Joni R. Roberts is associate university librarian for public services and collection development at Willamette University, e-mail: jroberts@willamette.edu, and Carol A. Drost is associate university librarian for technical services at Willamette University, e-mail: cdrost@willamette.edu

Another key tool is the menu option “Online Services,” which provides links to the online public access catalogs of the national libraries, as well as “National Bibliographies” and “National Union Catalogues.” Many of these resources are Web-based and have English-language access, so researchers can review holdings from across Europe at their desktop. The “Online Services” option also lists “Periodical Indices” maintained by the national libraries, as well as “Digital Collections.” These digitized materials cover a variety of formats, ranging from German legal resources to Finnish historic newspapers.

One final noteworthy resource found here is called “Online Exhibitions,” which highlights treasures of the national libraries of Europe. Users can view historic materials by document type or topic. A general index lists individual treasures such as Chopin’s Preludes or a 16th- century atlas from Portugal.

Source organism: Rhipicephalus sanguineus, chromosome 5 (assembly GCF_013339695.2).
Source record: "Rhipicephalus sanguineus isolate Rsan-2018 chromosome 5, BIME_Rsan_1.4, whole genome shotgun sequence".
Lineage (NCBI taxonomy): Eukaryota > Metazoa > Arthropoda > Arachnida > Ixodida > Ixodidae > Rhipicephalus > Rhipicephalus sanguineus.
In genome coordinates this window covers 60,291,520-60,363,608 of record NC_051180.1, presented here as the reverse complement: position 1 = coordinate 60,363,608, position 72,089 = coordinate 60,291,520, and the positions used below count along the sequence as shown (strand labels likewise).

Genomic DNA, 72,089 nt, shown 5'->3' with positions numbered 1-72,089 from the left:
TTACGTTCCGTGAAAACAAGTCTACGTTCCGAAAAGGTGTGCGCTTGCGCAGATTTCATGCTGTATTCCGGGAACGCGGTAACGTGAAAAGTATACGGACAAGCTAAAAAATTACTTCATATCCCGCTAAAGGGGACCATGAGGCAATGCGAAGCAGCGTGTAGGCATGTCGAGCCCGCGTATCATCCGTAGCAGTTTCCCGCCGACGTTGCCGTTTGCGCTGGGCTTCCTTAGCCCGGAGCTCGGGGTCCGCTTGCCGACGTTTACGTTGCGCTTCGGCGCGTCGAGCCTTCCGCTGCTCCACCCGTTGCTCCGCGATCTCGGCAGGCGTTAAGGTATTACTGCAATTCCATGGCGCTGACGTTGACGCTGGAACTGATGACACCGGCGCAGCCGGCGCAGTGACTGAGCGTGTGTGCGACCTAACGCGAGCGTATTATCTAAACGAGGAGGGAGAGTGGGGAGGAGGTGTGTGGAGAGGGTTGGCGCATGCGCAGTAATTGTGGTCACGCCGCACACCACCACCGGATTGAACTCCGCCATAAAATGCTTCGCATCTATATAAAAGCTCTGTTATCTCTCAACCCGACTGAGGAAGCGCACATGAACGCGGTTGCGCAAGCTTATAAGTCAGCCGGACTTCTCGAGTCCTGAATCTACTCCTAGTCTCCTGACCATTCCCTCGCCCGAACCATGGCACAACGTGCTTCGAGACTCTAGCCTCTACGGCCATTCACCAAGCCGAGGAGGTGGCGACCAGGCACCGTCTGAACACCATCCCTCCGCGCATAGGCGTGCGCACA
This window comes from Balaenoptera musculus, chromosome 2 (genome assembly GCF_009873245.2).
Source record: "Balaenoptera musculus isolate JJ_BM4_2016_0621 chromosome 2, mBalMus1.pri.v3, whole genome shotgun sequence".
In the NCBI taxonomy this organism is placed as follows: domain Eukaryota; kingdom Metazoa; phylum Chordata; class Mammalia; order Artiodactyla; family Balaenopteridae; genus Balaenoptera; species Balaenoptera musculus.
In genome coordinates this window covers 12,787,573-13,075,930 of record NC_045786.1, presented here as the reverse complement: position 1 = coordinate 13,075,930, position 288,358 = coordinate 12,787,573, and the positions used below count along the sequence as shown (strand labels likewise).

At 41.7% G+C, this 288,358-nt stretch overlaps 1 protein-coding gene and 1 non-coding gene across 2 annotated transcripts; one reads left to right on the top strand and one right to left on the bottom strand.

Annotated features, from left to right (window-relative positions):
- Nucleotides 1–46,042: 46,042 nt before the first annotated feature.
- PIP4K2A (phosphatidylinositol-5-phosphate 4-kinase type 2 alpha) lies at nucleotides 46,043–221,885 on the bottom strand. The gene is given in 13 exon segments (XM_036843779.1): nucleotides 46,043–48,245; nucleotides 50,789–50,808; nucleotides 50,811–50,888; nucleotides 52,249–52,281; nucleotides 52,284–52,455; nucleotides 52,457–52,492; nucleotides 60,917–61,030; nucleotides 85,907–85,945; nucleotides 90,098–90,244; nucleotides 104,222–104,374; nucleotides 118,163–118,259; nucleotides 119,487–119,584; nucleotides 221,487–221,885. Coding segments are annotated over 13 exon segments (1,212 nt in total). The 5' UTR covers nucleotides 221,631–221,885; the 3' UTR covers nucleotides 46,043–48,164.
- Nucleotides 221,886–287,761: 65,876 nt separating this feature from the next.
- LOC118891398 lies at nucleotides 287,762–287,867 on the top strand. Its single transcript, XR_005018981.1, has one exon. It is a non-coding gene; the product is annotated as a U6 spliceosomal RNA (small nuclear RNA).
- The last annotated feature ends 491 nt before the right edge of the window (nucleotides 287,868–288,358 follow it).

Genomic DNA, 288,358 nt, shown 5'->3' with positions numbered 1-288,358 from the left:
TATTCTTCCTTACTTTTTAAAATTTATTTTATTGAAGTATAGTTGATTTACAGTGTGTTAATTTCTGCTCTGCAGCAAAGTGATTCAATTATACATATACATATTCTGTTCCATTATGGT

For librarians who work in the humanities or area studies, and for students of European culture and history, Gabriel is a very useful Web site. It successfully serves as a bridge to the rich resources of Europe’s national libraries and offers a streamlined means of accessing their numerous catalogs and collections.—Barbara Hillson, George Mason University, bhillson@gmu.edu

The National Park Service Archeology and Ethnography Program.

Access:http://www.cr.nps.gov/aad/ index.htm/.